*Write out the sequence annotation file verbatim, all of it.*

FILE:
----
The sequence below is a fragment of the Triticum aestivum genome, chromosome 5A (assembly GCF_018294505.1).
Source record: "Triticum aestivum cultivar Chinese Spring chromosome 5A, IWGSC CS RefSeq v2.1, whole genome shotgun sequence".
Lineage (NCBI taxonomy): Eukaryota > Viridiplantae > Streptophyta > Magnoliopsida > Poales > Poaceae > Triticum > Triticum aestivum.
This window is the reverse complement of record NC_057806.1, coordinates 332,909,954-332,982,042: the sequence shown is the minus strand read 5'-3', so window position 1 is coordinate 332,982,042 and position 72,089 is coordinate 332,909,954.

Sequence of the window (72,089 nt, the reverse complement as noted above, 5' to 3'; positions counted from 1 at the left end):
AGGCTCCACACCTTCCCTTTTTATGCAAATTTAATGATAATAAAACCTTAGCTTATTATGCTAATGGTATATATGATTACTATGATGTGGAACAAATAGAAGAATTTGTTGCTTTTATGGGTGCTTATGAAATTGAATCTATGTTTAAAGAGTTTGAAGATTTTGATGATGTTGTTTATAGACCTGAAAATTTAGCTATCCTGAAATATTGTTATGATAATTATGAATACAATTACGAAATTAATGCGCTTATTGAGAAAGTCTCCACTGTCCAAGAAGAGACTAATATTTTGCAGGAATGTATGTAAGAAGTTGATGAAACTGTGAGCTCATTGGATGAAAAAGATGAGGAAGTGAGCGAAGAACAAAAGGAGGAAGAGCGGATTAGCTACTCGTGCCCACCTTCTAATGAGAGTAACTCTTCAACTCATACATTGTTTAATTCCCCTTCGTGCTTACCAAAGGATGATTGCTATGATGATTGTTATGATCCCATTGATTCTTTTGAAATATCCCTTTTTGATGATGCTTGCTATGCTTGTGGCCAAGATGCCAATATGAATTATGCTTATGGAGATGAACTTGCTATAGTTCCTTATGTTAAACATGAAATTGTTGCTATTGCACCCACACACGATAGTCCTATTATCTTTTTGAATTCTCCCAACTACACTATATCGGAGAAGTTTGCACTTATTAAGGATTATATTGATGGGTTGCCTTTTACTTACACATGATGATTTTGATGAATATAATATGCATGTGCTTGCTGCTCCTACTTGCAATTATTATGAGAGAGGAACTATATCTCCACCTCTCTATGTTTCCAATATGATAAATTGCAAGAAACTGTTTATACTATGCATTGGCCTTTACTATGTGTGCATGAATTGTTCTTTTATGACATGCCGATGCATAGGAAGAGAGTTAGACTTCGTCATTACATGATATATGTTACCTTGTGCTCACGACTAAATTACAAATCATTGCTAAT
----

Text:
The sequence below is a fragment of the Triticum aestivum genome, chromosome 5A (assembly GCF_018294505.1).
Source record: "Triticum aestivum cultivar Chinese Spring chromosome 5A, IWGSC CS RefSeq v2.1, whole genome shotgun sequence".
Lineage (NCBI taxonomy): Eukaryota > Viridiplantae > Streptophyta > Magnoliopsida > Poales > Poaceae > Triticum > Triticum aestivum.
This window is the reverse complement of record NC_057806.1, coordinates 332,909,954-332,982,042: the sequence shown is the minus strand read 5'-3', so window position 1 is coordinate 332,982,042 and position 72,089 is coordinate 332,909,954.

Sequence of the window (72,089 nt, the reverse complement as noted above, 5' to 3'; positions counted from 1 at the left end):
AGGCTCCACACCTTCCCTTTTTATGCAAATTTAATGATAATAAAACCTTAGCTTATTATGCTAATGGTATATATGATTACTATGATGTGGAACAAATAGAAGAATTTGTTGCTTTTATGGGTGCTTATGAAATTGAATCTATGTTTAAAGAGTTTGAAGATTTTGATGATGTTGTTTATAGACCTGAAAATTTAGCTATCCTGAAATATTGTTATGATAATTATGAATACAATTACGAAATTAATGCGCTTATTGAGAAAGTCTCCACTGTCCAAGAAGAGACTAATATTTTGCAGGAATGTATGTAAGAAGTTGATGAAACTGTGAGCTCATTGGATGAAAAAGATGAGGAAGTGAGCGAAGAACAAAAGGAGGAAGAGCGGATTAGCTACTCGTGCCCACCTTCTAATGAGAGTAACTCTTCAACTCATACATTGTTTAATTCCCCTTCGTGCTTACCAAAGGATGATTGCTATGATGATTGTTATGATCCCATTGATTCTTTTGAAATATCCCTTTTTGATGATGCTTGCTATGCTTGTGGCCAAGATGCCAATATGAATTATGCTTATGGAGATGAACTTGCTATAGTTCCTTATGTTAAACATGAAATTGTTGCTATTGCACCCACACACGATAGTCCTATTATCTTTTTGAATTCTCCCAACTACACTATATCGGAGAAGTTTGCACTTATTAAGGATTATATTGATGGGTTGCCTTTTACTTACACATGATGATTTTGATGAATATAATATGCATGTGCTTGCTGCTCCTACTTGCAATTATTATGAGAGAGGAACTATATCTCCACCTCTCTATGTTTCCAATATGATAAATTGCAAGAAACTGTTTATACTATGCATTGGCCTTTACTATGTGTGCATGAATTGTTCTTTTATGACATGCCGATGCATAGGAAGAGAGTTAGACTTCGTCATTACATGATATATGTTACCTTGTGCTCACGACTAAATTACAAATCATTGCTAAT